It's easy to grab one of these diet disasters when you're thirsty or tired, but after reading this, we guarantee you won't be tempted again
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Labels like "juice drink" and "juice cocktail" are almost always a euphemism for brightly-colored sugar water. For a truly healthy drink, look for 100-percent juice, like orange juice, cranberry juice, or aloe vera juice. Nothing else.
Fancy Coffee Drinks
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When blended with 2-percent milk and sugar, a large icy cup of Joe can contain up to 800 calories and 1/3 of the maximum recommended intake for artery-clogging saturated fat. And there's a reason why it tastes so sweet: At 170 grams of sugar in a typical drink, you get more of a sugar shock than a caffeine buzz. Top it off with whipped cream and say hello to a waistline-wrecking treat.
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Flavored and infused waters may deliver a few extra vitamins—along with added sugars. Next time you buy a bottle of water, check the label: If you see anything more than water and natural flavors, leave it on the shelf.
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Diet soda may have zero calories, but it also has zero nutrition. Plus, if you're guzzling diet coke all day, there's a good chance you're not drinking the healthy drinks your body needs, particularly water and tea. One diet soda a day is fine, but if you're downing five or six cans, you may be doing damage to your body.
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When it comes to happy hour calorie traps, the mixers are the real culprits. Case in point: According to the USDA, a 16-ounce pina colada can clock in at a whopping 880 calories—that's more than eight times the amount in a shot of rum.
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Yes, fruit on its own is good for you, but a 32-ounce smoothie can pack as many as 700 calories with fewer than two grams of protein, thanks to the high sugar content. That's like eating a whole pineapple, entire mango, and one cup each of blueberries and strawberries in a single sitting. Why is that bad? Calories from any food get stored away in your fat cells if you eat more than you can burn.
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Ending your workout by guzzling a typical sport drink may set your weight-loss goals back. Many sports drinks on the market contain a mixture of natural and artificial sweeteners, plus a laundry list unpronounceable additives. If replenishing electrolytes is your goal, switch to zero-calorie SmartWater or Metroelectro.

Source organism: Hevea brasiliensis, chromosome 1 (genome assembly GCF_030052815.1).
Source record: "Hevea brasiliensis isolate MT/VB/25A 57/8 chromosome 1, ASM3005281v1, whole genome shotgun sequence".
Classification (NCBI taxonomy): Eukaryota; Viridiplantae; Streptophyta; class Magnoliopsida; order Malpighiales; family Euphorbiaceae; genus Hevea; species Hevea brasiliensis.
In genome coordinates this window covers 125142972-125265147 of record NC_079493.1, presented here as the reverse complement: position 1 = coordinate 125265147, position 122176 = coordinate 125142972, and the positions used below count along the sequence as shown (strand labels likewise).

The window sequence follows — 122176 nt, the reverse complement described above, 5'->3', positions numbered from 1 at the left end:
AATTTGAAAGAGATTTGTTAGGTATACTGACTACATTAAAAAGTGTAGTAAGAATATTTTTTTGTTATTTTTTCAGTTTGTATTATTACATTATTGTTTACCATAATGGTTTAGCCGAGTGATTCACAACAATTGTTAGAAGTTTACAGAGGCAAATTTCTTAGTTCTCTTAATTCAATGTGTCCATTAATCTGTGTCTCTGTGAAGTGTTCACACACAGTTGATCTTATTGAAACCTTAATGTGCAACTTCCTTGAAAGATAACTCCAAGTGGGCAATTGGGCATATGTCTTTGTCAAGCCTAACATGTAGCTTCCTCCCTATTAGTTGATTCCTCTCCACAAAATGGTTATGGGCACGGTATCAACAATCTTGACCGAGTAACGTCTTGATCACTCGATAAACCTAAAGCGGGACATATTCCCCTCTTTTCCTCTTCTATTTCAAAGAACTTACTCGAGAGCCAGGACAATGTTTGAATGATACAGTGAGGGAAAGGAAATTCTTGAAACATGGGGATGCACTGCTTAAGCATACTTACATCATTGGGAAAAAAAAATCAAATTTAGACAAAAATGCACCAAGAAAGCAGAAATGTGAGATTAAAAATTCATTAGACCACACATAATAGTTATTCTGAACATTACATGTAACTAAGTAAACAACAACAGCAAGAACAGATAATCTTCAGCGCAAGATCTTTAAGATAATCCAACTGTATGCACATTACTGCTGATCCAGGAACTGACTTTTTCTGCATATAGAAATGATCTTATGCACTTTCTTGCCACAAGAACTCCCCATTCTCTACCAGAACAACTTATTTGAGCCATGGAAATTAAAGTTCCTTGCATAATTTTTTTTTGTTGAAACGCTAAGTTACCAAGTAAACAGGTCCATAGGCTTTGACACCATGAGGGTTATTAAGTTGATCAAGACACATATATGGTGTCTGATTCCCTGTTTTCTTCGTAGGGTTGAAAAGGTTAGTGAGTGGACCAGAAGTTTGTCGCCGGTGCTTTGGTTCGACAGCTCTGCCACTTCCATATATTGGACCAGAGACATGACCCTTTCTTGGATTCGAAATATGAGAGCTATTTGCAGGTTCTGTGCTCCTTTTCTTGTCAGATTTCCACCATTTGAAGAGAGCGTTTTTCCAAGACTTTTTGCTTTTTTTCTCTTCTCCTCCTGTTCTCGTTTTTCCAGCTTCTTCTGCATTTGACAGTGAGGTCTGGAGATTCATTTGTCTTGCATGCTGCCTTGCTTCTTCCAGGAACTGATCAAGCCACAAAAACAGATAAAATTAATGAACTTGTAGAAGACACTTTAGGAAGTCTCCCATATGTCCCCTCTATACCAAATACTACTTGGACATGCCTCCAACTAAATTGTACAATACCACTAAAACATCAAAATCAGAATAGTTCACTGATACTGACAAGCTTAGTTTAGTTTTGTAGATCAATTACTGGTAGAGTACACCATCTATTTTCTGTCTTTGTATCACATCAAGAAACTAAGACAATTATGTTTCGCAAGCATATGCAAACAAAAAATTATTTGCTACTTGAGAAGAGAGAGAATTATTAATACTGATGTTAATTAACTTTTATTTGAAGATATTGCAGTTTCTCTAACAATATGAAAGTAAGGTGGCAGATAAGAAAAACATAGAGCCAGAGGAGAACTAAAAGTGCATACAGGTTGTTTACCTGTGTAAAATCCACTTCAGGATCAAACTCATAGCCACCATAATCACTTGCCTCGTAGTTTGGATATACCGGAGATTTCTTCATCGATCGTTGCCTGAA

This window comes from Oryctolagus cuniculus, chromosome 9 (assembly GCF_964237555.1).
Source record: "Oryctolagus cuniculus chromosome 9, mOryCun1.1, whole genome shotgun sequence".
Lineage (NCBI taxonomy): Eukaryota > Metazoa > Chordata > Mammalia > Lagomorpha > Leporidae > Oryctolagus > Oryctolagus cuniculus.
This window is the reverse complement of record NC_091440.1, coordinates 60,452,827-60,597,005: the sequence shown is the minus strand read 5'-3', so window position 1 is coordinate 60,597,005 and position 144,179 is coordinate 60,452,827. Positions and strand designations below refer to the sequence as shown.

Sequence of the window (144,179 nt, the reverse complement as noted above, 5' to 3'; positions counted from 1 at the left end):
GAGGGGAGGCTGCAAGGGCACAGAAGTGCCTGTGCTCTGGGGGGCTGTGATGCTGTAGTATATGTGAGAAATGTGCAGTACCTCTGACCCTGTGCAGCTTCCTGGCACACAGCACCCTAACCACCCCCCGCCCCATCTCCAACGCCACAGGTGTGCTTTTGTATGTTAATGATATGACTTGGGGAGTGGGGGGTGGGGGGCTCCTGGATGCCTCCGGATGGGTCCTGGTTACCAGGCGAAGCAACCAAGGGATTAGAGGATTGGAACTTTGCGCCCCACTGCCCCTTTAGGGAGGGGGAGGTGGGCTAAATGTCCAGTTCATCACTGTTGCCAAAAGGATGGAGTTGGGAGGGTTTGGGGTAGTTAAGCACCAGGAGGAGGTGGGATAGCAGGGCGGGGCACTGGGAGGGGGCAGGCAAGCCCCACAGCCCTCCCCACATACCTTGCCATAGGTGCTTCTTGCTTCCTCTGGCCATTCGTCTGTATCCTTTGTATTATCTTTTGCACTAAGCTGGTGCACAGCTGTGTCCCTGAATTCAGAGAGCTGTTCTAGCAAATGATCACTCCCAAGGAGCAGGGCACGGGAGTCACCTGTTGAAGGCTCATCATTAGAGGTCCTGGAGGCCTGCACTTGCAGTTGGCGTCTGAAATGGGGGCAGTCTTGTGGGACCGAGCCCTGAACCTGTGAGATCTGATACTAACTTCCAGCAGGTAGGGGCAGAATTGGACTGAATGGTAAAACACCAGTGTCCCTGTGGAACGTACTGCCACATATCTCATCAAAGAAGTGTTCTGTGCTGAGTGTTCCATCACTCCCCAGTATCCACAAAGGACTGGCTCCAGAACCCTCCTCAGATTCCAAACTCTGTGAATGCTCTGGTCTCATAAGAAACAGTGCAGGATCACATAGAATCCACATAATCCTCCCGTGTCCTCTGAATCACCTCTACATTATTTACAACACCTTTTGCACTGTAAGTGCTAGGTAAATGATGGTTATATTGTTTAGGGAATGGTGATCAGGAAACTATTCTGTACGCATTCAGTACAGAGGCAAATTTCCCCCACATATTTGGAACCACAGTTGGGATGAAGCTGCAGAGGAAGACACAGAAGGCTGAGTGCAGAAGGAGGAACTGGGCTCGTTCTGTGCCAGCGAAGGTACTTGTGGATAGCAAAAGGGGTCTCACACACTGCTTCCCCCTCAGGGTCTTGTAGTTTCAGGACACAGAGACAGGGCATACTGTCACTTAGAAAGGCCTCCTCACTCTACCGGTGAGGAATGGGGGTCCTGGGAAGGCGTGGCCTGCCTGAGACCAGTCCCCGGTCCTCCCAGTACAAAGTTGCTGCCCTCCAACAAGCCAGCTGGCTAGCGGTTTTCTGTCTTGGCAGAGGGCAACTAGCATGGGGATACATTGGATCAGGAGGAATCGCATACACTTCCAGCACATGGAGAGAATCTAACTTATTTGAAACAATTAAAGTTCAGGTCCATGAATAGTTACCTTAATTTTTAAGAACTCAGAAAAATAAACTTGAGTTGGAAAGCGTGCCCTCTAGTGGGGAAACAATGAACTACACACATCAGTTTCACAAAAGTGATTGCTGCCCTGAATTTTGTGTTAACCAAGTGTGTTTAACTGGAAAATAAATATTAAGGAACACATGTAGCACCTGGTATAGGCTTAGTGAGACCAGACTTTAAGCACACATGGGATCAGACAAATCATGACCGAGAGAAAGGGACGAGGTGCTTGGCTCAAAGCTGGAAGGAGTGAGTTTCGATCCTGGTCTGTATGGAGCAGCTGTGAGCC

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Alcohol in moderation—one or two drinks a day—has been shown to raise HDL (good) cholesterol, boost bloodflow, and improve sugar metabolism. But when you ask for that third drink, your risk for obesity and slew of other health problems starts to climb. A March 2011 study from the American Cancer Society found that the risk of cancer death was 36 percent higher among people who drank heavily (three or more drinks each day) than those who drank in moderation or not at all.
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Most store-bought versions are made from the same sweeteners used in soda, combined with preservatives and artificial color. At 100 calories per cup, and with the equivalent of six teaspoons of sugar and zero nutrients, you're essentially drinking liquid candy. Definitely not refreshing.
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It's tough to find a single redeeming quality about soft drinks: They're overloaded with sugar and provide empty calories without satisfying your hunger. In fact, soft drinks are the only food that has been directly linked to causing obesity. If you're not willing to eliminate them from your diet entirely, consider one can of full-sugar soda as an occasional treat—the same way you would a candy bar.
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When people think about "energy" drinks, they're usually referring to products that contain caffeine. The problem is that most "energy drinks" are loaded with too much caffeine and sugar, so while they may give you a short-term burst of energy, you'll ultimately crash and just want to zonk out. When you need a brain boost, you're better off sipping green tea or snacking on a handful of walnuts.
RELATED: 7 Caffeine-Free Drinks for Energy
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